Oh, you just meant you wanted lambda x: map(f,x) to be an endomorphism for any f (you said map itself should be an endomorphism which confused me). Well, it already does what you want: lambda x: map(f,x) takes an iterable and returns an iterable. :)

Fair enough (: I'm not the parent, by the way -- I was just taking a stab at what the parent might mean.

I don't know if this is a problem if you're going hardcore with your FP -- one line is one expression, and multiple expressions are probably going to be stateful, which should probably be factored out into something with a name.

In Haskell, the only places (that occur to me right now) where you'll have multiple lines are:

* Pattern matching function arguments

* Giving things names with `let` or `where`

* In a monadic `do` block, which is just sugar that reduces to single-expression chain of lambdas

And all of these are language design decisions that require more than just multi-statement lambdas.

...or anywhere you're using a 'let' statement. I write a lot of OCaml, and I write a lot of multi-line anonymous functions that aren't stateful. I think it's less common to do this in Haskell, but that's more because it's Haskell than because there aren't any side effects.

Random other tidbit that doesn't deserve its own comment:

In Python, instance.method is the same as doing ClassName.method(instance). This can be helpful when using map/filter, because you get to do map(ClassName.method,lst) instead of map(lambda x: x.method,lst).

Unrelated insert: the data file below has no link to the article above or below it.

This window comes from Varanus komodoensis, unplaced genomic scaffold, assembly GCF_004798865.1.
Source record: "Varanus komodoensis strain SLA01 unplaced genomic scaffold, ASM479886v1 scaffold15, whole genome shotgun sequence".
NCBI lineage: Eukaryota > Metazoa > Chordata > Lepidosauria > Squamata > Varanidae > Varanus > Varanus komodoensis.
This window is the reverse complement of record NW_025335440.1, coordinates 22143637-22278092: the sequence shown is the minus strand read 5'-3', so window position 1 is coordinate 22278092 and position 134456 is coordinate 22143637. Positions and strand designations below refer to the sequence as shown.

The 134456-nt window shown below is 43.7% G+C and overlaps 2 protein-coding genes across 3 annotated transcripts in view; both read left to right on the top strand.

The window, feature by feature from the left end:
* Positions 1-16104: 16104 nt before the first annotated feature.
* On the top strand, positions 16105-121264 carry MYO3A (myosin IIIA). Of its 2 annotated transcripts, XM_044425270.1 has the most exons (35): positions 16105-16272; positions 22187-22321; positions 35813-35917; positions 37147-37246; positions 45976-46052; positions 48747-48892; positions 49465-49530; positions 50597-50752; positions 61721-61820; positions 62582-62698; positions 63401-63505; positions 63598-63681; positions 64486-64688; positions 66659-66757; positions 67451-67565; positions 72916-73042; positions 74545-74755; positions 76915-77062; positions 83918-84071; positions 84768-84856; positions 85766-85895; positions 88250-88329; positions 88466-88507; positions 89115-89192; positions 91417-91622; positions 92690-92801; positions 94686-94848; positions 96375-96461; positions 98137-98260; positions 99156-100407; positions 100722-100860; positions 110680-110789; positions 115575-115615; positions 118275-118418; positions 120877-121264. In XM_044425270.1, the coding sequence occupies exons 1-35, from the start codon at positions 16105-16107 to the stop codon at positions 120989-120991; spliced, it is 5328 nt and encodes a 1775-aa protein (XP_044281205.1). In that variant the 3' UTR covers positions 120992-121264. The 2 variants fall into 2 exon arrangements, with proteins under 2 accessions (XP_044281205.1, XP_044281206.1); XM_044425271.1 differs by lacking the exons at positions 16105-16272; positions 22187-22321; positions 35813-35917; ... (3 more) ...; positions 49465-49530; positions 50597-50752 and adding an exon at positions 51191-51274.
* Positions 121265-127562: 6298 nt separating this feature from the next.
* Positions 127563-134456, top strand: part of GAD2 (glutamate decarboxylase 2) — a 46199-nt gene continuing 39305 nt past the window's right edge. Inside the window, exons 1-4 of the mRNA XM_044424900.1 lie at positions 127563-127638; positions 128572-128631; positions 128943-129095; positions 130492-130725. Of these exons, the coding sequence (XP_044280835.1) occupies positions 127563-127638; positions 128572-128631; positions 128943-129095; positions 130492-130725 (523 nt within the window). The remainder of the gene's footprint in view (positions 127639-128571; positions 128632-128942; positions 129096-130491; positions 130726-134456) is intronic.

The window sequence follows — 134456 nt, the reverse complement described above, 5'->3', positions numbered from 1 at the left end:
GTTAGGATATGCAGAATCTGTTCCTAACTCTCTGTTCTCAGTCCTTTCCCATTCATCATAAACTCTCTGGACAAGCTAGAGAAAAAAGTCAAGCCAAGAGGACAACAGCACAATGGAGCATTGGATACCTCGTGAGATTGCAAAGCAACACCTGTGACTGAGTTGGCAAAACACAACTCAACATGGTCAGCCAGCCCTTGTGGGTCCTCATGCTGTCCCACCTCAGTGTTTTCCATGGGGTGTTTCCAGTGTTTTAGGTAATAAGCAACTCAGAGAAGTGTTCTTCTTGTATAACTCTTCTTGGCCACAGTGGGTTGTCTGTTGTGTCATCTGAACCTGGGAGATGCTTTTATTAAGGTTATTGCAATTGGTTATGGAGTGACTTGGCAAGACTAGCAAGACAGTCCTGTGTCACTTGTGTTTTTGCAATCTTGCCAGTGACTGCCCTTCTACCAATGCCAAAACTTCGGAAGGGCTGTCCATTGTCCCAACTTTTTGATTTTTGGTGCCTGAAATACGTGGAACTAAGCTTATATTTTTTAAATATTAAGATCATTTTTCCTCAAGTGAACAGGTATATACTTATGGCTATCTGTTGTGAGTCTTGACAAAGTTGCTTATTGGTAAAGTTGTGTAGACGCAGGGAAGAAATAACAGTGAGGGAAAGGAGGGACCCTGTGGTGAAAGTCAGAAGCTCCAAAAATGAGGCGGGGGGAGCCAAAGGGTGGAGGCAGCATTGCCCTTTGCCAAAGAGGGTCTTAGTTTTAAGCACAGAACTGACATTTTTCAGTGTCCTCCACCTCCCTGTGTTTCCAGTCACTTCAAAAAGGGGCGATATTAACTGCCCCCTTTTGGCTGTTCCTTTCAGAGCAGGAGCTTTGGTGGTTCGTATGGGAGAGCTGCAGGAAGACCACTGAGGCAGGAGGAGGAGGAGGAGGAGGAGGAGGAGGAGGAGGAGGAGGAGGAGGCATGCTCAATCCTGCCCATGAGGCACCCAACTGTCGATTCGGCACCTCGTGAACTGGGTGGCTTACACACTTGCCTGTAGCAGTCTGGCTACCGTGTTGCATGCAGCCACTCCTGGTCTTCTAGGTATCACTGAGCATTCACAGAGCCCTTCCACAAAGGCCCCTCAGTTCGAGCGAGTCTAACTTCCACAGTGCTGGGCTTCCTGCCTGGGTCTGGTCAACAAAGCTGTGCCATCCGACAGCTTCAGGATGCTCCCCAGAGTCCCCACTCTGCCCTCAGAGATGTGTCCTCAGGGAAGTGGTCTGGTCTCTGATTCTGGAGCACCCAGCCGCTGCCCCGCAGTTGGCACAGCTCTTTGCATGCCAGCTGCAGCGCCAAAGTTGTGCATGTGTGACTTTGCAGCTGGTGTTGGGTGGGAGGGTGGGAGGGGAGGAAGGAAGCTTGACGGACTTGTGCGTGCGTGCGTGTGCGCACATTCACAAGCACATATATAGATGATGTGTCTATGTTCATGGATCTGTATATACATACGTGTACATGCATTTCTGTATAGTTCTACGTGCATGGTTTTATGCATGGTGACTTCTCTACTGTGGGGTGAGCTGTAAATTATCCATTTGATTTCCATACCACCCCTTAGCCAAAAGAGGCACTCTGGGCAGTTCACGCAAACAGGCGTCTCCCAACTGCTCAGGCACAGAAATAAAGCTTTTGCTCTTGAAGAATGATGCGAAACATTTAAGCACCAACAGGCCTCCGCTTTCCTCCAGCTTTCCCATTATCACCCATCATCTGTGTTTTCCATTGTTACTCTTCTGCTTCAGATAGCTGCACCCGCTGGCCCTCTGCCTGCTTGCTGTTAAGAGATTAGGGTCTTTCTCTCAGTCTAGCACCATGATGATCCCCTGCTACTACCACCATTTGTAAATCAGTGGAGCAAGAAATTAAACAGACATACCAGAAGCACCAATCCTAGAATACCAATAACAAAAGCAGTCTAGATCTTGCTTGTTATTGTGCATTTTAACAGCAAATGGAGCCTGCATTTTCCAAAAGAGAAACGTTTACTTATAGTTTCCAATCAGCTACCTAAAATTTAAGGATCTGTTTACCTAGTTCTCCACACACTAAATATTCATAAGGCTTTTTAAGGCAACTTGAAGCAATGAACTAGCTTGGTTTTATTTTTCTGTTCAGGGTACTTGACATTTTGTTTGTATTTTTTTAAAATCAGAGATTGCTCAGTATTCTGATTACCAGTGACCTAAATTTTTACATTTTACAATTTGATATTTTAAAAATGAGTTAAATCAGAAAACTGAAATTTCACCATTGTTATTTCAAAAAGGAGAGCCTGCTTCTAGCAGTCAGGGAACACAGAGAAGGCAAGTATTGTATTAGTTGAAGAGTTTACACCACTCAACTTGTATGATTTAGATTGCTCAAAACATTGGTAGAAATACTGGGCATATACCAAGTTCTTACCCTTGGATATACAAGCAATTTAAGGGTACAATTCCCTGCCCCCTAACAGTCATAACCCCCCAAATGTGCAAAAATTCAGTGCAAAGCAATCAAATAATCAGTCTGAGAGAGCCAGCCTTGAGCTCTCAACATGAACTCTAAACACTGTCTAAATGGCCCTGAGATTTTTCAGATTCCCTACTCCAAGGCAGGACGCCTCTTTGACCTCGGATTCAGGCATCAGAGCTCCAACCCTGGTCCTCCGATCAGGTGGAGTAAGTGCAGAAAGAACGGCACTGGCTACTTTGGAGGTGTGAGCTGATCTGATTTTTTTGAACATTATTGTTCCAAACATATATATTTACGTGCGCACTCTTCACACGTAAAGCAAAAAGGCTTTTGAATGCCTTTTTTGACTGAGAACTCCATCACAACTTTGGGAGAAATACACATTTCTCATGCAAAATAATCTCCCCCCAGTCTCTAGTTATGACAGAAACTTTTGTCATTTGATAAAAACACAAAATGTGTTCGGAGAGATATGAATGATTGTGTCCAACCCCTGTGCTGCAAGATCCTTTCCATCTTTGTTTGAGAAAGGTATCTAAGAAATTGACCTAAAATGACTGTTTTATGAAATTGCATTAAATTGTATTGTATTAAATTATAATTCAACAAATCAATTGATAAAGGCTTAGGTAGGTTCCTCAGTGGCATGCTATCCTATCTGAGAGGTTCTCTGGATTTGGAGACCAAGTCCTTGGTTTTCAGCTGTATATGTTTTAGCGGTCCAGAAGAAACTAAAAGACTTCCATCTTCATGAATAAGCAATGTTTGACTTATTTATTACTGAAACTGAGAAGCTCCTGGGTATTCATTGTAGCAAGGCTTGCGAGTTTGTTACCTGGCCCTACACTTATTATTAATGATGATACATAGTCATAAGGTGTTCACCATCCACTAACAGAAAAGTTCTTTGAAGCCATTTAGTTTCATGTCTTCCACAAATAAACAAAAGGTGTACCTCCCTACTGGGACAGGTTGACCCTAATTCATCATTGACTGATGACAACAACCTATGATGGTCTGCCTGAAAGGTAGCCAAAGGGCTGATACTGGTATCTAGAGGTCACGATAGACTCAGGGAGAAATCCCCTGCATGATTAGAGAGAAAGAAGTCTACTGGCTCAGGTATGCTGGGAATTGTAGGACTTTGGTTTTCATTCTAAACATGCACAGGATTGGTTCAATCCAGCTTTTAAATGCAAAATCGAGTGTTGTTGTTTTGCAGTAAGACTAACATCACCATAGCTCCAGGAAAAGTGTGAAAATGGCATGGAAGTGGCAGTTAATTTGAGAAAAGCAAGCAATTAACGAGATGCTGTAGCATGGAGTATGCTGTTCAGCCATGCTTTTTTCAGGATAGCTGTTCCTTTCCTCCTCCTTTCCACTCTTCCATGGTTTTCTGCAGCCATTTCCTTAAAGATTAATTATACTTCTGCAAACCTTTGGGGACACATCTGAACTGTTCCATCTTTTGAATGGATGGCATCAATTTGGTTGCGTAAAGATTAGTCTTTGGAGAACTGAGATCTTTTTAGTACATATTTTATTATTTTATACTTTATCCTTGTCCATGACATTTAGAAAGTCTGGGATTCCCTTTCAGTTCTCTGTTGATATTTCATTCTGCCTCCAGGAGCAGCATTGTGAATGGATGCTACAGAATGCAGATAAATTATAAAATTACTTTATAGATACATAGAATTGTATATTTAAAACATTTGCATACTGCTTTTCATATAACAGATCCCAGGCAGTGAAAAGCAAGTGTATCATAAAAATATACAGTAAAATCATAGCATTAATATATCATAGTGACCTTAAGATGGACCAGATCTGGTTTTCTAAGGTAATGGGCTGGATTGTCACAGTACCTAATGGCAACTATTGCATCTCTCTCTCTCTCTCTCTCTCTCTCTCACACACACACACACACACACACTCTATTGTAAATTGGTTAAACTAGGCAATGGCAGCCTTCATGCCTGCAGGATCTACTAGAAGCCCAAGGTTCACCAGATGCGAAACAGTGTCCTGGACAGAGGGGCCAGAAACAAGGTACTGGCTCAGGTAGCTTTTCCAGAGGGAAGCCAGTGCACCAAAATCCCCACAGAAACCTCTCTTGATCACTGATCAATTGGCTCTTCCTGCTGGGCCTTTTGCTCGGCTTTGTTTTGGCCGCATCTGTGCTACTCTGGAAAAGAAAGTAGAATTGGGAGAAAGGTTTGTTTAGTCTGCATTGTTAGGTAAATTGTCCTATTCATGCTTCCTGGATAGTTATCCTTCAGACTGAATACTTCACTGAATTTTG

Or you can do operator.methodgetter("method") and not need to know the class name.

operator.methodcaller('method') #ftfy

NOTE: Ooops, it seems the 'edit' window expired on my comment. Expanding, unfortunately, in a separate comment:


I don't know if this is a problem if you're going hardcore with your FP. When we're talking about "lines" in Python, one line is exactly one statement, and if you're doing FP, that statement is an expression. Multiple statements are going to be either stateful, or declaring a temporary name for an intermediate value.

I am probably not being sufficiently imaginative right now, but I can't think of any fully-fledged functional pattern which would require multiple statements in a lambda, which would not be better abstracted out and given a name, and I would genuinely like to hear some examples of cases where a multi-statement lambda make for "better" code (or to hear how my presentation of this problem might be flawed, because I haven't done any serious Python programming recently enough to be very close to the issue).


In Haskell, a language where the syntax has been exhaustively designed to facilitate FP, the only places where you'll see multiple lines (I'm pretty sure this is exhaustive, without using GHC extensions, eg. Arrow `proc` blocks) are:

* Pattern matching function arguments

* Giving things names with `let` or `where`

* In a monadic `do` block -- which is just sugar that reduces to single-expression chain of lambdas, and are not equivalent to multi-statement lambdas

I fail to see how this makes them non-proper functions, a better way to put it is they are a subset of possible functions.

Yes, single-expression functions are a subset of all possible functions... but that's not exactly what I was getting at. I put "proper" in quotes just to signify that they have subtle differences that, from a purely type-based abstraction, are different from named functions. For example, you can't serialize (pickle) a lambda function.

Note that `reduce` has been, if not deprecated, then at least discouraged (not that I agree with this, but reduce gets taken away in Python 3, so it's probably good form to stop using it). The author does `reduce(operators.add, lst)` a lot; you can do that using `sum(lst)` instead.

I was writing a really long response to your post, explaining how reduce/inject/fold is abstracting out an absurdly common iteration pattern, and using it can expose structural similarities between many superficially different computations, and how (unlike map and filter) it can't be expressed as a list comprehension, so removing it was super lame.